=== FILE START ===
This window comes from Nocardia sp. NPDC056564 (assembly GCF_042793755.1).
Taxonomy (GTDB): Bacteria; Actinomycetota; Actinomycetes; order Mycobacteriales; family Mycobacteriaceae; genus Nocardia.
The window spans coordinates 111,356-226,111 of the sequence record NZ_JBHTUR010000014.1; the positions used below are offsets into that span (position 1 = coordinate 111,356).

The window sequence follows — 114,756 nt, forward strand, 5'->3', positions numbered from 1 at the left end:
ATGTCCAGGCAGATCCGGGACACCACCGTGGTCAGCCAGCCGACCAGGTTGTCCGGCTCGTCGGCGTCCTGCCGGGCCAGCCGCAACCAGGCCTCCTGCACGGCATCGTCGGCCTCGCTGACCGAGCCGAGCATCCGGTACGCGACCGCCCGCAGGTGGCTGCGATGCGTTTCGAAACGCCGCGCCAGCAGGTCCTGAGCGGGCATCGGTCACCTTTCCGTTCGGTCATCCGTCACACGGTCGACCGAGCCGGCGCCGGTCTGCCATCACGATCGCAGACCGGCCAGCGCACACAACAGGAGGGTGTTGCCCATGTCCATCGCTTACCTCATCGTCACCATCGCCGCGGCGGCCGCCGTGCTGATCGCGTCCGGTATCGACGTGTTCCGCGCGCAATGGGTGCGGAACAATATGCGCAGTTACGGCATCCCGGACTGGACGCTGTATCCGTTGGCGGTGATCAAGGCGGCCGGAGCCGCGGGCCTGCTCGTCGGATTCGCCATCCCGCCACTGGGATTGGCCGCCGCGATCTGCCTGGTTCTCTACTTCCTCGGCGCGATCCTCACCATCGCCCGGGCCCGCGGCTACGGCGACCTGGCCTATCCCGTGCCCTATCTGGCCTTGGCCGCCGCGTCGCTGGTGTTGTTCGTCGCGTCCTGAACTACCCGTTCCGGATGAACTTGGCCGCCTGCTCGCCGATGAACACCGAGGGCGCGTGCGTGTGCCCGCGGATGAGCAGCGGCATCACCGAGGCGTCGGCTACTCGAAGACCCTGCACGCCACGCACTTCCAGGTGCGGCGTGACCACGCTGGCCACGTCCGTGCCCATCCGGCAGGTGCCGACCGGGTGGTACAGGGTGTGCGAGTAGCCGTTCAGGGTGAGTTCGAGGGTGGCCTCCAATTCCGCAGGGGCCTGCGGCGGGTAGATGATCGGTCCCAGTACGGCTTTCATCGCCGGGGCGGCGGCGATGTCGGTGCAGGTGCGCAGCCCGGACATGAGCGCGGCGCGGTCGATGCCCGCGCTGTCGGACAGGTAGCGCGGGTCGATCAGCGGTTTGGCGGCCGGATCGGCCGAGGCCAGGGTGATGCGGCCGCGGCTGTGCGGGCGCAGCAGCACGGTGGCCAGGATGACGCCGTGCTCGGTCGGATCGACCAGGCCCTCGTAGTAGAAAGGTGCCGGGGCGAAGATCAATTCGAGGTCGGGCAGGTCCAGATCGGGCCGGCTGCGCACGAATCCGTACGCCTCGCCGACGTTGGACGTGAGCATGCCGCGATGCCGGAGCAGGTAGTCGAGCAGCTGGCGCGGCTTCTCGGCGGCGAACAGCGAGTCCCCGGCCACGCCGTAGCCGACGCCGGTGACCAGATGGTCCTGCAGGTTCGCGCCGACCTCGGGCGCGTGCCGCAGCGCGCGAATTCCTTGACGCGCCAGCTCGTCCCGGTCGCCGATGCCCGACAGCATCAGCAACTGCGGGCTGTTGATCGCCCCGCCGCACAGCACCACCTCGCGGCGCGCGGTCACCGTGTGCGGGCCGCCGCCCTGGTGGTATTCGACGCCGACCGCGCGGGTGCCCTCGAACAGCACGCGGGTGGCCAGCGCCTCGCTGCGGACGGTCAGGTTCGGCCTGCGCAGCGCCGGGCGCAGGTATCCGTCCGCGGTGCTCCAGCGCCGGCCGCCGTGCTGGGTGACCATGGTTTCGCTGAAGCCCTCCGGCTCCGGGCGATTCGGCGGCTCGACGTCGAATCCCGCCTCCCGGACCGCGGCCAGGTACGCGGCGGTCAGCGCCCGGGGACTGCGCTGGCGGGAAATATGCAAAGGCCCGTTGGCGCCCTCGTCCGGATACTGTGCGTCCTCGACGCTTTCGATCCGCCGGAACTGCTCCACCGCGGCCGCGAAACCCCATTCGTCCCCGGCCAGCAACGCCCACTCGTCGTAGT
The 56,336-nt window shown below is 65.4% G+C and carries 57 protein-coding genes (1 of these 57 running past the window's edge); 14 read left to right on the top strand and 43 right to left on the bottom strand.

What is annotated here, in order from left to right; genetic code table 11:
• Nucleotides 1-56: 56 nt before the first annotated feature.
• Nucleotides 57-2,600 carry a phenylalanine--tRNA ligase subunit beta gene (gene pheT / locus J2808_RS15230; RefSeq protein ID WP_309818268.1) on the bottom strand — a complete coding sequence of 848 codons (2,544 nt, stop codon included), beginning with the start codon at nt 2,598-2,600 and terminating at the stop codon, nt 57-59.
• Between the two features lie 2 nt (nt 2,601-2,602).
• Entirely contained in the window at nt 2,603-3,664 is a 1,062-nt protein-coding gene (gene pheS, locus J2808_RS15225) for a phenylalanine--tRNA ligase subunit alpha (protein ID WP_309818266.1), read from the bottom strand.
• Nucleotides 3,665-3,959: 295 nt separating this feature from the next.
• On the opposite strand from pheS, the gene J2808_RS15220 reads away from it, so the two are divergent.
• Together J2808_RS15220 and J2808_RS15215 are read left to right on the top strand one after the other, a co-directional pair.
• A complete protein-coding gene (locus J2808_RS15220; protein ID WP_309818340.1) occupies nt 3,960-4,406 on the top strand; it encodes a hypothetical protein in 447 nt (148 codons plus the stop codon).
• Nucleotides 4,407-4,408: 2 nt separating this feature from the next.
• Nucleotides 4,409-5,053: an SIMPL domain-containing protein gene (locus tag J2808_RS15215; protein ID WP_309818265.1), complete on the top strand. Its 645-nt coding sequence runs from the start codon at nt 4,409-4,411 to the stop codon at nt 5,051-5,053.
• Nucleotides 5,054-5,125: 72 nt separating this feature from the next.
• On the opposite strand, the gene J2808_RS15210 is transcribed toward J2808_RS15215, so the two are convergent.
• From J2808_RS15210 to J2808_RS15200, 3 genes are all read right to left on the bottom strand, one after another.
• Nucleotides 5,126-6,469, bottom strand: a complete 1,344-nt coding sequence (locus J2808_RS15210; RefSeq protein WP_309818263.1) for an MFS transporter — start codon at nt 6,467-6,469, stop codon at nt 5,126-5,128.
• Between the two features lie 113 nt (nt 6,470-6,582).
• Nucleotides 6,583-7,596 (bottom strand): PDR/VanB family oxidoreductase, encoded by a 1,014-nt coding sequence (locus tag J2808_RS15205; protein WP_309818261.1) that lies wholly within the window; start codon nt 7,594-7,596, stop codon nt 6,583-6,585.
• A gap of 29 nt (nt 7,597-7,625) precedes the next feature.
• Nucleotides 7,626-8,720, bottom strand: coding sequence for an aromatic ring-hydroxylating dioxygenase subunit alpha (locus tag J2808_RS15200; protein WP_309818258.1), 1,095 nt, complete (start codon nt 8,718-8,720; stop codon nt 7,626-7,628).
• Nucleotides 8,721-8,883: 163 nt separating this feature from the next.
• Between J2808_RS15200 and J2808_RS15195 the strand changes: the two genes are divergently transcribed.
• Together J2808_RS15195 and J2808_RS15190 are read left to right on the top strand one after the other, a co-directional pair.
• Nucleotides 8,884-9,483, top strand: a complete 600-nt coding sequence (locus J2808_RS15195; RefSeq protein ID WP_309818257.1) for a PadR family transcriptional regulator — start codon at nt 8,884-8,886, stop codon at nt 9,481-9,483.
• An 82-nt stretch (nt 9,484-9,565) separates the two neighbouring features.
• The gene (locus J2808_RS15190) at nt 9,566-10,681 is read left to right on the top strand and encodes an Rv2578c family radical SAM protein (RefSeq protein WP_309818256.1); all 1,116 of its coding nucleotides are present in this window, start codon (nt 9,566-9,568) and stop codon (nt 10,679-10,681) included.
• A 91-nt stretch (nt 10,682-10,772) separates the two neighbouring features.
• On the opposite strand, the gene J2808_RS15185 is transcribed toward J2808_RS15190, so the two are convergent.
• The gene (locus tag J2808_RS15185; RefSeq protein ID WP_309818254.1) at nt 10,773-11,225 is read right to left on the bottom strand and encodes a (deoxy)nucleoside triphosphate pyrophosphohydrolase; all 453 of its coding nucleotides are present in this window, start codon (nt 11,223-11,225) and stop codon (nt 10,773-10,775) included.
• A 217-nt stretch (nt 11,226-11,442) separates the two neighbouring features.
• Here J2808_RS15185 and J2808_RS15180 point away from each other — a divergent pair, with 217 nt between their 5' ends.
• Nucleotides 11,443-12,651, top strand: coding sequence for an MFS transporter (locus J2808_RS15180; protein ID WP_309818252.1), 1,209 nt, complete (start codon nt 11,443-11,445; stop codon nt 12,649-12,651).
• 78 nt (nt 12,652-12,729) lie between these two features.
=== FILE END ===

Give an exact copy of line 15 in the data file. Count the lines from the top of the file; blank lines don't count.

• A complete protein-coding gene (locus J2808_RS15220; protein ID WP_309818340.1) occupies nt 3,960-4,406 on the top strand; it encodes a hypothetical protein in 447 nt (148 codons plus the stop codon).